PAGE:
Body Fat Percentage: What You Need to KnowArticle posted in: Lifestyle
“Overweight” is a vague way to describe a category of different body types and their relationship to health. With more specific measurements, such as BMI and body fat percentage, you can better understand what a healthy weight is for you and take the most effective steps to reaching it.
BMI, or body mass index, is a tool commonly used by doctors, weight loss programs (including Nutrisystem) and the health insurance industry for assessing your body type. It is a simple height-to-weight ratio. The number is calculated by dividing your weight in kilograms (pounds divided by 2.2) by your height in meters (feet divided by 3.28) squared. So, if you weigh 150 pounds (68 kilograms) and are 5 feet 6 inches tall (1.68 meters) your BMI is 24.
That’s a lot of math that you don’t have to do yourself. The National Institutes of Health and many other organizations provide free calculation tools.
BMI provides you with a rough guide to understanding the numbers: The healthy or normal BMI range is 18.5 to 24.9. Higher than 25 is categorized as overweight and over 30 is considered obese.
While high BMI tends to be correlated with excess body fat, it is a screening tool than a true measure. An analysis of body fat percentage—how much of your body is fat vs. muscle, bone, fluids and other parts—is even more specific.
Body fat percentage can be calculated in all of these different ways, some more accurate than others:
With a specially designed tool you measure the thickness of belly fat that you can pinch with your fingers in millimeters. You determine your body fat percentage by checking the caliper reading on a chart that incorporates age and gender standards.
The process used by the U.S. Navy and other institutions is similar. It takes measurements of the circumference of your hips and neck, plus your height to calculate your body fat percentage.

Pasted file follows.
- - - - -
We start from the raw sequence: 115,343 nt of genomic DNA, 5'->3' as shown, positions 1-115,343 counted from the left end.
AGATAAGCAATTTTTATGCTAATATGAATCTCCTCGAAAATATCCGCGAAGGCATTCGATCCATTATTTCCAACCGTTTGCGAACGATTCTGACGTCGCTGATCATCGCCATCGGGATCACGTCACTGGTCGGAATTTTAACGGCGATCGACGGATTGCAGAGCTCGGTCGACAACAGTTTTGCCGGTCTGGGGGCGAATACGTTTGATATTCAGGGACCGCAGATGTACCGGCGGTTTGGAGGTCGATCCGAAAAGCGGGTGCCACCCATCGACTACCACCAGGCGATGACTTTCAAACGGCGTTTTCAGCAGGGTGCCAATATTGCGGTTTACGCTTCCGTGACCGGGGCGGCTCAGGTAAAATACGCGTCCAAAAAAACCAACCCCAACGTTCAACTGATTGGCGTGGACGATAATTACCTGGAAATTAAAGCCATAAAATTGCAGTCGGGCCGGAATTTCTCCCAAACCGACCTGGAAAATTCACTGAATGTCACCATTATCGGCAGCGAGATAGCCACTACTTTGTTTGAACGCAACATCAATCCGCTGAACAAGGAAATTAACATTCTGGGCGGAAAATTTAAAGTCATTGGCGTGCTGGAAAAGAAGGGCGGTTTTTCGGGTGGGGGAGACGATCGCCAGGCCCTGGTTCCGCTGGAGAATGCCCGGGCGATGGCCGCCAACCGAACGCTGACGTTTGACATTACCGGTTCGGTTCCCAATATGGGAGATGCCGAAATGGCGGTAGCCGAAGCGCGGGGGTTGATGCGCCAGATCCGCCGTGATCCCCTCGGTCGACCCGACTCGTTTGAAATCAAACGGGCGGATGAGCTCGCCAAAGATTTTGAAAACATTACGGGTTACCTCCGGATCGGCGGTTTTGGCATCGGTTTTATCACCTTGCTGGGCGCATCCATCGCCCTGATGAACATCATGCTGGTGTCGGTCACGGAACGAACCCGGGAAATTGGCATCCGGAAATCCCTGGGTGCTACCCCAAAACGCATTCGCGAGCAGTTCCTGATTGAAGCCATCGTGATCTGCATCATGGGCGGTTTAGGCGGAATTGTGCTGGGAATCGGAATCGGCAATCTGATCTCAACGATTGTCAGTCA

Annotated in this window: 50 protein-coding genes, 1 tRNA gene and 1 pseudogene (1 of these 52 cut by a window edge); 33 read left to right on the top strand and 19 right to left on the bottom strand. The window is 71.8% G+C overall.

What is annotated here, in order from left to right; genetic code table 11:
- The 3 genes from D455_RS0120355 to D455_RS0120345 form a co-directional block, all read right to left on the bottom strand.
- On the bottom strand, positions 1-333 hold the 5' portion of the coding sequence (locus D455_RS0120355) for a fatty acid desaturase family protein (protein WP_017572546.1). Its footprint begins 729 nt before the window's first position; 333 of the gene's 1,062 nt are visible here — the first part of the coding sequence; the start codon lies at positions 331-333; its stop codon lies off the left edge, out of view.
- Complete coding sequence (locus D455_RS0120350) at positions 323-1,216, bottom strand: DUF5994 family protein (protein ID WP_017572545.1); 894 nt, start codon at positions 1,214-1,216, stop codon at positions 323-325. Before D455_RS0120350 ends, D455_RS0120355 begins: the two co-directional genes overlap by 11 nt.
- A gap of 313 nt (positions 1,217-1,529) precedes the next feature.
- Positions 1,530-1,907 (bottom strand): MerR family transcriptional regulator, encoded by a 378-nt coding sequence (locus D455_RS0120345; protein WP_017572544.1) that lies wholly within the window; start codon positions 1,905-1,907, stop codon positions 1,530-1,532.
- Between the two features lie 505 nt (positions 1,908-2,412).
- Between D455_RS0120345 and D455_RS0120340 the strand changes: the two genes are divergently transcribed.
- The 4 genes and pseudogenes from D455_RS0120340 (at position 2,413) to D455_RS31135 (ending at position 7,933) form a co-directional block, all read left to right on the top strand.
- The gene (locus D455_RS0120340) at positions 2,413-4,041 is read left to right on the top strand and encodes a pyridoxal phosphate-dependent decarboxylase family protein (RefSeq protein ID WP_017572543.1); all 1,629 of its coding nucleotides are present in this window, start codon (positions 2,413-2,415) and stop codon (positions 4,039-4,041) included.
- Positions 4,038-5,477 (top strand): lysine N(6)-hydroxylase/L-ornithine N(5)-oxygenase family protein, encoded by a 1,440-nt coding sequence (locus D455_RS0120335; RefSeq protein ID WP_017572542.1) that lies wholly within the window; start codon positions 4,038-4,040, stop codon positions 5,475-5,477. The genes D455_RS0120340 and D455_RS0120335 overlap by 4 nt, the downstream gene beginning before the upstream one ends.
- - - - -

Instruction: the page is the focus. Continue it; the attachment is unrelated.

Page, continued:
3. Bioelectric Impedance Analysis
A more scientific approach, BIA determines the electrical impedance, or resistance to the flow of electric current through your body. Since muscle has high water content, it is highly conductive, while fat has less water and is less conductive. The strength of the impedance is analyzed along with your height and weight to estimate your body fat percentage. This sounds very complex, but you can buy advanced scales for use at home that give you BIA readings.
4. Hydrostatic Weighing
To get an even more accurate reading, you need to go to a lab, clinic or other professional setting. First, you are weighed on a standard scale. Then, while sitting on a specially designed scale, you are submerged into a measured tank of water and asked to exhale all the air from your lungs. The procedure is repeated three times and then averaged. Bone and muscle are denser than water, while fat is lighter than water. The formula for calculating body fat percentage is based on the difference between weight on land and in the water. The test takes about 20 minutes and typically costs up to $150.
5. DEXA Scan
The tool that’s been used to measure bone density for people at risk of osteoporosis also analyzes body fat percentage. Dual Energy X-ray Absorptiometry uses a full-body scanner and a very low-dose of X-rays to gauge how much bone mineral, muscle and fat your body contains. The scan takes less than 20 minutes.
For adult women, 25 to 31 percent body fat is a healthy range, while for men it’s 18 to 25 percent. Excess body fat is linked to higher levels of damaging cholesterol, as well as a greater risk of suffering from high blood pressure, heart disease and strokes. People with high body fat percentage are more likely to be afflicted by diabetes and several types of cancer. Excess body fat also can lead to chronic inflammation and pain in your knees and lower back. Therefore, it’s important to learn how to lose body fat.
Good news: Losing weight through a well-planned weight loss program such as Nutrisystem, which incorporates regular exercise helps reduce your body fat.
Shed more fat by taking these simple steps:
1. Add fiber.
Food can contain two different types of fiber, soluble and insoluble. The former absorbs water in your gut, forming a kind of gel that slows how quickly your body takes up sugars from food. Lower blood sugar levels mean lower insulin levels, which signals your body to store less fat. Kidney beans, chickpeas, along with other legumes, oatmeal and flaxseed are all rich sources of soluble fiber.
2. Include dairy.
The calcium in fat-free milk, yogurt and other dairy foods inhibits the amount of fat your body absorbs from other foods.
3. Season with garlic.
The pungent herb contains compounds that trigger the enzymes in your body regulating blood sugar levels and fat storage.
4. Stand up.
When you sit for more than four hours, your metabolism slows and your body starts to store calories as fat. Get out of your chair and walk around to reactivate your metabolism.